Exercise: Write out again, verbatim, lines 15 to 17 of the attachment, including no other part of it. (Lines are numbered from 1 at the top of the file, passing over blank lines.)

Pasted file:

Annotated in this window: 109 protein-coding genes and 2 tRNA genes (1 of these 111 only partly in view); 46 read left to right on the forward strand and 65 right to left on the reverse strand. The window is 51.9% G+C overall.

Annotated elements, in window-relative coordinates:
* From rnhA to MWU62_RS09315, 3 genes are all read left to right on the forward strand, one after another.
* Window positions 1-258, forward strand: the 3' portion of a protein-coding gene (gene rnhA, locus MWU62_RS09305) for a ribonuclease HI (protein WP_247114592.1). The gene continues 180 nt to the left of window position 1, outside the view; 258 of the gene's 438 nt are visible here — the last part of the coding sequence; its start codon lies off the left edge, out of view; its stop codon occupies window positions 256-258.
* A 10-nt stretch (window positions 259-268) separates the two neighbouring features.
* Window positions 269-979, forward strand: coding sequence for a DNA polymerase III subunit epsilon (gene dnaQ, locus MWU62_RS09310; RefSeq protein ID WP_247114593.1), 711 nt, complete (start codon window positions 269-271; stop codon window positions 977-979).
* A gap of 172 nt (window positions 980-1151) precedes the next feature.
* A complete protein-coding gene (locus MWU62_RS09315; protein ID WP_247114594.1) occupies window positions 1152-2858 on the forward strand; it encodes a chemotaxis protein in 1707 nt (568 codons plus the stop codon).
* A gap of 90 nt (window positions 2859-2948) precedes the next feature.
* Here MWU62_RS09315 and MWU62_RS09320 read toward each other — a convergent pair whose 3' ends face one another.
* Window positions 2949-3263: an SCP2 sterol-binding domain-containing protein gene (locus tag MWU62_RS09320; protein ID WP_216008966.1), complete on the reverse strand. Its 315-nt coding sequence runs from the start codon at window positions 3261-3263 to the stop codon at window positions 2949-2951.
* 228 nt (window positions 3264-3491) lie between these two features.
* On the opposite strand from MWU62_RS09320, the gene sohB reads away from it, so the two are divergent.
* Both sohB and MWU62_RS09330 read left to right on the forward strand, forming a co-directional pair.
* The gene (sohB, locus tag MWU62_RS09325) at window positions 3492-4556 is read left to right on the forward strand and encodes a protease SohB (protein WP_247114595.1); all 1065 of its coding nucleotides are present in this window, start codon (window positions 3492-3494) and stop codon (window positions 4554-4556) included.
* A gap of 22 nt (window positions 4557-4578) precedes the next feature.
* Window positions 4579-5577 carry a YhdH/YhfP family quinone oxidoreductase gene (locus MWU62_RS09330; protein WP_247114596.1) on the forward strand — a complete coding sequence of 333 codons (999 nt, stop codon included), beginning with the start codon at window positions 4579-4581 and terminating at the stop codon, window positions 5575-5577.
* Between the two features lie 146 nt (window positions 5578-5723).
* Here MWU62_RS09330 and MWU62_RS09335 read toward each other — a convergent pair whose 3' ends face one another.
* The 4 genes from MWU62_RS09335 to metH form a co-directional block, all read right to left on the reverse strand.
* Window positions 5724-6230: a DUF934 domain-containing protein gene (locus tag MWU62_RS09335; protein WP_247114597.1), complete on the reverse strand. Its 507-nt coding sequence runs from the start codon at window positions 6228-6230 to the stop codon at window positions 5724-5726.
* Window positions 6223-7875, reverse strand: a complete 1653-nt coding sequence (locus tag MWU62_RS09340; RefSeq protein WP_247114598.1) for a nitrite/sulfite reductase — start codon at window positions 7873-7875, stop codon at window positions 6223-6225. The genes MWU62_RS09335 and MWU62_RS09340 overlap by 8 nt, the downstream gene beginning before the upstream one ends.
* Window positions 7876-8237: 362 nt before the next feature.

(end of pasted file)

* The gene (sohB, locus tag MWU62_RS09325) at window positions 3492-4556 is read left to right on the forward strand and encodes a protease SohB (protein WP_247114595.1); all 1065 of its coding nucleotides are present in this window, start codon (window positions 3492-3494) and stop codon (window positions 4554-4556) included.
* A gap of 22 nt (window positions 4557-4578) precedes the next feature.
* Window positions 4579-5577 carry a YhdH/YhfP family quinone oxidoreductase gene (locus MWU62_RS09330; protein WP_247114596.1) on the forward strand — a complete coding sequence of 333 codons (999 nt, stop codon included), beginning with the start codon at window positions 4579-4581 and terminating at the stop codon, window positions 5575-5577.